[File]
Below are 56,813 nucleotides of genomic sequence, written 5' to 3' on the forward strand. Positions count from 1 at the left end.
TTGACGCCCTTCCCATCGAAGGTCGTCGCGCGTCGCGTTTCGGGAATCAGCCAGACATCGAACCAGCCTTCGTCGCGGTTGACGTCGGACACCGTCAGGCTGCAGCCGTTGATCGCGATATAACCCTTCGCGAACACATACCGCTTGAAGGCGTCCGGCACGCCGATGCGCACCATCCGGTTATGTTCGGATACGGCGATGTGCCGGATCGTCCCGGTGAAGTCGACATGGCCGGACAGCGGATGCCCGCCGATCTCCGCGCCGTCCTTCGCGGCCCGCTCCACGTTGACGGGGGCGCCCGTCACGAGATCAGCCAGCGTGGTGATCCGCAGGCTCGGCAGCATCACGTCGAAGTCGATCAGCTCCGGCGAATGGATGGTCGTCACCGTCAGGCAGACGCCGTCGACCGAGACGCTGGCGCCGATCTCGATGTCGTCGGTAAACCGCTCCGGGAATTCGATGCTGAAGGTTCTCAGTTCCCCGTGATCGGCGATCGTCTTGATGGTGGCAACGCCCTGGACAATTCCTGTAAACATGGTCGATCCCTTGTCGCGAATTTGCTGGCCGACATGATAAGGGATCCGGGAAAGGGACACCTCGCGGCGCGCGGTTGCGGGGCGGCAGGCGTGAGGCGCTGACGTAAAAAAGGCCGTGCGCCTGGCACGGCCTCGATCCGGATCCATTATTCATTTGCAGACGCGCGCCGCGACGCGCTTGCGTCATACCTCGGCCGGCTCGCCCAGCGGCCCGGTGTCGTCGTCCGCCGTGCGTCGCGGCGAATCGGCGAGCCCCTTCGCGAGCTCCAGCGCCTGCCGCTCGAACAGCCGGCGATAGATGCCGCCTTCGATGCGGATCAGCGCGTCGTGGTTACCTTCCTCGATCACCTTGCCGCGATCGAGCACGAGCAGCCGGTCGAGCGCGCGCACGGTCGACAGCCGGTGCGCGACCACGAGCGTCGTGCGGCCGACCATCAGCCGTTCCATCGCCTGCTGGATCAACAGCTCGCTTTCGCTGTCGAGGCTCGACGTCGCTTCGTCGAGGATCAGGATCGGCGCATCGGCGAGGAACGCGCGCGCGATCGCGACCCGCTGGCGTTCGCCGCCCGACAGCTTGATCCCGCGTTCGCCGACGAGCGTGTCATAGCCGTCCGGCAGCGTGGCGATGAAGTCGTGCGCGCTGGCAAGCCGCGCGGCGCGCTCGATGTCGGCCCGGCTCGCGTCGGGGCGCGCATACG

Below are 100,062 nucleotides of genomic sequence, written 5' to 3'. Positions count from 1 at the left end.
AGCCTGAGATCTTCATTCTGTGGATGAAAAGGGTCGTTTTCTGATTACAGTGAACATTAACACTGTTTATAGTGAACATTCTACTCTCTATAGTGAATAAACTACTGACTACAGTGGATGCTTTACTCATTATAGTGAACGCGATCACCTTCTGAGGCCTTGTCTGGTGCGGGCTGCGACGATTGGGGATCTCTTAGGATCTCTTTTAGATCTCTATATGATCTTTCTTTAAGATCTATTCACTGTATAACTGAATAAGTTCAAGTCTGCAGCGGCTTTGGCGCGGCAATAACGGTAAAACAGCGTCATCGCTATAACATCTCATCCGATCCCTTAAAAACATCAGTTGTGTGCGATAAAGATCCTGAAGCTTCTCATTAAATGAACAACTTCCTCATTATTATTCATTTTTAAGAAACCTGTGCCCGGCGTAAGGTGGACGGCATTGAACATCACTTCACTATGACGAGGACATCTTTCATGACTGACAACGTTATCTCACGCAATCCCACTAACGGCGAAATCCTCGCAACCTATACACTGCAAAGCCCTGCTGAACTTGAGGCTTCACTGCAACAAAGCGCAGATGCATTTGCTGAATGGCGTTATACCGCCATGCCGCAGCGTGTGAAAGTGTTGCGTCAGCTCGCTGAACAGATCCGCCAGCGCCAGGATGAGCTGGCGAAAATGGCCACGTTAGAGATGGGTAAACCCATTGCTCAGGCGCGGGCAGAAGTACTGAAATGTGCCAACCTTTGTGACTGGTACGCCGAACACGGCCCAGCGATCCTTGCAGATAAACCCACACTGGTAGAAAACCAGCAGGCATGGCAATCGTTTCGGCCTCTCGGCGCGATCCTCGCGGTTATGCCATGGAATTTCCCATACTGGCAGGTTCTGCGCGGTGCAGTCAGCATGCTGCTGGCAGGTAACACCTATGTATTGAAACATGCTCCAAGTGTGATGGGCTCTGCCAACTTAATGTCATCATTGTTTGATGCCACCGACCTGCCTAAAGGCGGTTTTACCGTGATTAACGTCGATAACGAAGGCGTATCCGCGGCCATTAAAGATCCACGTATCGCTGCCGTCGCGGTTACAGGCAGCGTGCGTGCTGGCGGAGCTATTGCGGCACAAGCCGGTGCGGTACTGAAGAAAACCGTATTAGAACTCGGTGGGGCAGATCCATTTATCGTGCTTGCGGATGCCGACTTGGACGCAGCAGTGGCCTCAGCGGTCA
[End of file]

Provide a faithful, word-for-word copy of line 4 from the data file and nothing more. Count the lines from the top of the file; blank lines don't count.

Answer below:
AGCCTGAGATCTTCATTCTGTGGATGAAAAGGGTCGTTTTCTGATTACAGTGAACATTAACACTGTTTATAGTGAACATTCTACTCTCTATAGTGAATAAACTACTGACTACAGTGGATGCTTTACTCATTATAGTGAACGCGATCACCTTCTGAGGCCTTGTCTGGTGCGGGCTGCGACGATTGGGGATCTCTTAGGATCTCTTTTAGATCTCTATATGATCTTTCTTTAAGATCTATTCACTGTATAACTGAATAAGTTCAAGTCTGCAGCGGCTTTGGCGCGGCAATAACGGTAAAACAGCGTCATCGCTATAACATCTCATCCGATCCCTTAAAAACATCAGTTGTGTGCGATAAAGATCCTGAAGCTTCTCATTAAATGAACAACTTCCTCATTATTATTCATTTTTAAGAAACCTGTGCCCGGCGTAAGGTGGACGGCATTGAACATCACTTCACTATGACGAGGACATCTTTCATGACTGACAACGTTATCTCACGCAATCCCACTAACGGCGAAATCCTCGCAACCTATACACTGCAAAGCCCTGCTGAACTTGAGGCTTCACTGCAACAAAGCGCAGATGCATTTGCTGAATGGCGTTATACCGCCATGCCGCAGCGTGTGAAAGTGTTGCGTCAGCTCGCTGAACAGATCCGCCAGCGCCAGGATGAGCTGGCGAAAATGGCCACGTTAGAGATGGGTAAACCCATTGCTCAGGCGCGGGCAGAAGTACTGAAATGTGCCAACCTTTGTGACTGGTACGCCGAACACGGCCCAGCGATCCTTGCAGATAAACCCACACTGGTAGAAAACCAGCAGGCATGGCAATCGTTTCGGCCTCTCGGCGCGATCCTCGCGGTTATGCCATGGAATTTCCCATACTGGCAGGTTCTGCGCGGTGCAGTCAGCATGCTGCTGGCAGGTAACACCTATGTATTGAAACATGCTCCAAGTGTGATGGGCTCTGCCAACTTAATGTCATCATTGTTTGATGCCACCGACCTGCCTAAAGGCGGTTTTACCGTGATTAACGTCGATAACGAAGGCGTATCCGCGGCCATTAAAGATCCACGTATCGCTGCCGTCGCGGTTACAGGCAGCGTGCGTGCTGGCGGAGCTATTGCGGCACAAGCCGGTGCGGTACTGAAGAAAACCGTATTAGAACTCGGTGGGGCAGATCCATTTATCGTGCTTGCGGATGCCGACTTGGACGCAGCAGTGGCCTCAGCGGTCA